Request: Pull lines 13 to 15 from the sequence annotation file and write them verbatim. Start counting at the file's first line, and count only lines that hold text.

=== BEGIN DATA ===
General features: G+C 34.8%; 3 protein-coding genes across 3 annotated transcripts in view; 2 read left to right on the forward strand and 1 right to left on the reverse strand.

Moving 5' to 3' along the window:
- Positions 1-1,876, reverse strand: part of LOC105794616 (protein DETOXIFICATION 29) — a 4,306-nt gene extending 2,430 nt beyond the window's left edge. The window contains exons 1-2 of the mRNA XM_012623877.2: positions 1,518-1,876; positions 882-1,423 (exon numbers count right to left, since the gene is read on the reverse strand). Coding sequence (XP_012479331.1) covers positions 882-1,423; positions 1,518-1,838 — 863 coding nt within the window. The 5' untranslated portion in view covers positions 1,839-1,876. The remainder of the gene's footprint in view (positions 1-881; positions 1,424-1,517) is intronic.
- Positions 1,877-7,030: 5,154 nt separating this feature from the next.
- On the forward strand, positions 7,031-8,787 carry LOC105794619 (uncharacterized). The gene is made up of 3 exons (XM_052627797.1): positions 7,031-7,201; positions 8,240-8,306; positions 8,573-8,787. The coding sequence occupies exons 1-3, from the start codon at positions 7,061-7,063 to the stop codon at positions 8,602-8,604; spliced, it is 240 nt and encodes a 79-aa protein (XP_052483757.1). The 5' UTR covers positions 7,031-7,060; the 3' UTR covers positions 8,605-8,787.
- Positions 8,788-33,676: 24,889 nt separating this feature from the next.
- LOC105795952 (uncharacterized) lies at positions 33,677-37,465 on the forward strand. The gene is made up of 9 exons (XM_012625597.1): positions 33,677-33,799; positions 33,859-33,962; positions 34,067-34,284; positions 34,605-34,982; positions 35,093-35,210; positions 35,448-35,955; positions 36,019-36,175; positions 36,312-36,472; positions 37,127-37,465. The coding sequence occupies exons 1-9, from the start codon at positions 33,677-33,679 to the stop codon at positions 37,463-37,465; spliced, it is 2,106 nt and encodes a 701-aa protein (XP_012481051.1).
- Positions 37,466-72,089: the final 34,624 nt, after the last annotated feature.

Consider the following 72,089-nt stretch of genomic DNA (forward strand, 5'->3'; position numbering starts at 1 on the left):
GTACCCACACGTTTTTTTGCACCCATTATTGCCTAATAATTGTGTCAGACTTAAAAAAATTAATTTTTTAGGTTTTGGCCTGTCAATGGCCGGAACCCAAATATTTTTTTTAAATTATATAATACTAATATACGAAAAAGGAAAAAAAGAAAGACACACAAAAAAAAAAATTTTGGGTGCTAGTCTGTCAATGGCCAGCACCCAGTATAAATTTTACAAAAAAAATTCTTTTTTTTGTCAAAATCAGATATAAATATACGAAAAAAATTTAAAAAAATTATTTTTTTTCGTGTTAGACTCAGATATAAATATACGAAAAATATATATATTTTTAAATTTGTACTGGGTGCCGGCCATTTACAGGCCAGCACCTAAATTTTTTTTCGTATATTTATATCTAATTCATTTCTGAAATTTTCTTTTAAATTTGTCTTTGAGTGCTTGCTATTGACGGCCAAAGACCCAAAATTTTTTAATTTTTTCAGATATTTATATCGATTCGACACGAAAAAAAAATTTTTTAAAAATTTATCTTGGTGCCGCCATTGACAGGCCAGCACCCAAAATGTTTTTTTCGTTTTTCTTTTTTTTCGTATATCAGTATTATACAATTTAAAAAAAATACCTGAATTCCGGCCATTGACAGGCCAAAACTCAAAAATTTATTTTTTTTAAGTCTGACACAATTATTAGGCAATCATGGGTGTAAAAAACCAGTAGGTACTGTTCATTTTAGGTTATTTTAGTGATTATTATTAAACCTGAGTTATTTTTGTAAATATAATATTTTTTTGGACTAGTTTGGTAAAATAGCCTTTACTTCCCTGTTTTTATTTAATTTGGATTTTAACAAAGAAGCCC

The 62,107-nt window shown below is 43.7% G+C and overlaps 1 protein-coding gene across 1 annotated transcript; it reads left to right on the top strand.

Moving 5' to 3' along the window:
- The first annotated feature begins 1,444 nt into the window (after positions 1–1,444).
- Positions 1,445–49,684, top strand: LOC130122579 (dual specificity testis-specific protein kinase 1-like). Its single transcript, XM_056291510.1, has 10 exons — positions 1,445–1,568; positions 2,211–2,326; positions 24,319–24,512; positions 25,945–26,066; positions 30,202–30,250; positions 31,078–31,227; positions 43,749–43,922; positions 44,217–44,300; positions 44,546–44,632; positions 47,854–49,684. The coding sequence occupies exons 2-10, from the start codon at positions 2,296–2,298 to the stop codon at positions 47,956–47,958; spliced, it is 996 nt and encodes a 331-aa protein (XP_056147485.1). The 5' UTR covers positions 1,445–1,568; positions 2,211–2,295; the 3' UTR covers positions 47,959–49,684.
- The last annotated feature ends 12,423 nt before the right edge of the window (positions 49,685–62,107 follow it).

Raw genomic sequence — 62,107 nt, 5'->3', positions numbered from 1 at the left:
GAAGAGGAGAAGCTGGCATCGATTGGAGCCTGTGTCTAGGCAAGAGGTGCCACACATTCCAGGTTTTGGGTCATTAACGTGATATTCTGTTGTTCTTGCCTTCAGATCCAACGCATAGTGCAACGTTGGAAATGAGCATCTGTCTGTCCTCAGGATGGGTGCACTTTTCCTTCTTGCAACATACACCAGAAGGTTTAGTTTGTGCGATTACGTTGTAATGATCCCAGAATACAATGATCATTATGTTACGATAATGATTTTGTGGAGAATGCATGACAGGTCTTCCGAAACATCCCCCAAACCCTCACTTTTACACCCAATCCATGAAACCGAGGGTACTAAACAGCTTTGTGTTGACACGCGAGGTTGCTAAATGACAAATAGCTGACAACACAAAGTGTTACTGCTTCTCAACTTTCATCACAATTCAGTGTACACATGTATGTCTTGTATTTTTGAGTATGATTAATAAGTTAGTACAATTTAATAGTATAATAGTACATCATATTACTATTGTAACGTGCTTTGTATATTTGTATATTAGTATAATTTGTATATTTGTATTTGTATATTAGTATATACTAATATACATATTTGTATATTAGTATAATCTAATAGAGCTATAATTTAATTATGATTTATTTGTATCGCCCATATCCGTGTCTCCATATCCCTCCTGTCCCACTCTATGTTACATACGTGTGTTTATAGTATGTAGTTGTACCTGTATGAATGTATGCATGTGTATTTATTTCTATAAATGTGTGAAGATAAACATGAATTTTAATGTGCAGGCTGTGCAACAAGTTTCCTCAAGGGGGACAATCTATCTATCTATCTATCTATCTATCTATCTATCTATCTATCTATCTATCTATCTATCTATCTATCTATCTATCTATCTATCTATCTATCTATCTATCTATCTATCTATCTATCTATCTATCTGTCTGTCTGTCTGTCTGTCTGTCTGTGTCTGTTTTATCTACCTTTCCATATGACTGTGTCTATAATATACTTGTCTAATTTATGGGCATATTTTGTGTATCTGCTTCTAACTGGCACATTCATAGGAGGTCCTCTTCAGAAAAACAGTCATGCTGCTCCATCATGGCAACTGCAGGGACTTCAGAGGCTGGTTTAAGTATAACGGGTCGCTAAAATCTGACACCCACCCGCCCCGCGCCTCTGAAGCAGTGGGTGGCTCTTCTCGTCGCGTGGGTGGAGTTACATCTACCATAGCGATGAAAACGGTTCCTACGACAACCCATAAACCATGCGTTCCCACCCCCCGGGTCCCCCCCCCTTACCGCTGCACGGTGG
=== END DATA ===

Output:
- The first annotated feature begins 1,444 nt into the window (after positions 1–1,444).
- Positions 1,445–49,684, top strand: LOC130122579 (dual specificity testis-specific protein kinase 1-like). Its single transcript, XM_056291510.1, has 10 exons — positions 1,445–1,568; positions 2,211–2,326; positions 24,319–24,512; positions 25,945–26,066; positions 30,202–30,250; positions 31,078–31,227; positions 43,749–43,922; positions 44,217–44,300; positions 44,546–44,632; positions 47,854–49,684. The coding sequence occupies exons 2-10, from the start codon at positions 2,296–2,298 to the stop codon at positions 47,956–47,958; spliced, it is 996 nt and encodes a 331-aa protein (XP_056147485.1). The 5' UTR covers positions 1,445–1,568; positions 2,211–2,295; the 3' UTR covers positions 47,959–49,684.
- The last annotated feature ends 12,423 nt before the right edge of the window (positions 49,685–62,107 follow it).